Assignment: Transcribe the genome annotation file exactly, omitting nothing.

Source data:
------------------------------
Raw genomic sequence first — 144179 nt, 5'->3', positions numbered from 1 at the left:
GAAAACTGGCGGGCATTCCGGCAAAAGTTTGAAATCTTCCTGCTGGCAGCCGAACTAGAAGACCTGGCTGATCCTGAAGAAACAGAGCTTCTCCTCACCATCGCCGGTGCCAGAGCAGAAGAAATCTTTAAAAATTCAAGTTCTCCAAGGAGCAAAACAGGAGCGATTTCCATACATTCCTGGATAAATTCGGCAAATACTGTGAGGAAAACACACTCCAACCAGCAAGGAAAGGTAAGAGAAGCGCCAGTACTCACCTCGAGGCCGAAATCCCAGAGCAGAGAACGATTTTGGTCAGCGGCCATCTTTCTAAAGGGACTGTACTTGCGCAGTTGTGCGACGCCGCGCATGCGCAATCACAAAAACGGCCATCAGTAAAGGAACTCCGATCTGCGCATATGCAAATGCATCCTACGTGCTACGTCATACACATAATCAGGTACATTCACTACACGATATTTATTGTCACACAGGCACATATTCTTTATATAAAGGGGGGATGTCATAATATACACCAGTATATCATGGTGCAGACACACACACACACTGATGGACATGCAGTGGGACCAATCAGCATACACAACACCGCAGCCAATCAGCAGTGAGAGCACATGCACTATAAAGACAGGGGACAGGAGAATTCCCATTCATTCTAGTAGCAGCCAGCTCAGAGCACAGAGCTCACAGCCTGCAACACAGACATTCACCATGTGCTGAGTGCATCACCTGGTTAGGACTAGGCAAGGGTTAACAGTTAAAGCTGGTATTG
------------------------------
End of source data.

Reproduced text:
Raw genomic sequence first — 144179 nt, 5'->3', positions numbered from 1 at the left:
GAAAACTGGCGGGCATTCCGGCAAAAGTTTGAAATCTTCCTGCTGGCAGCCGAACTAGAAGACCTGGCTGATCCTGAAGAAACAGAGCTTCTCCTCACCATCGCCGGTGCCAGAGCAGAAGAAATCTTTAAAAATTCAAGTTCTCCAAGGAGCAAAACAGGAGCGATTTCCATACATTCCTGGATAAATTCGGCAAATACTGTGAGGAAAACACACTCCAACCAGCAAGGAAAGGTAAGAGAAGCGCCAGTACTCACCTCGAGGCCGAAATCCCAGAGCAGAGAACGATTTTGGTCAGCGGCCATCTTTCTAAAGGGACTGTACTTGCGCAGTTGTGCGACGCCGCGCATGCGCAATCACAAAAACGGCCATCAGTAAAGGAACTCCGATCTGCGCATATGCAAATGCATCCTACGTGCTACGTCATACACATAATCAGGTACATTCACTACACGATATTTATTGTCACACAGGCACATATTCTTTATATAAAGGGGGGATGTCATAATATACACCAGTATATCATGGTGCAGACACACACACACACTGATGGACATGCAGTGGGACCAATCAGCATACACAACACCGCAGCCAATCAGCAGTGAGAGCACATGCACTATAAAGACAGGGGACAGGAGAATTCCCATTCATTCTAGTAGCAGCCAGCTCAGAGCACAGAGCTCACAGCCTGCAACACAGACATTCACCATGTGCTGAGTGCATCACCTGGTTAGGACTAGGCAAGGGTTAACAGTTAAAGCTGGTATTG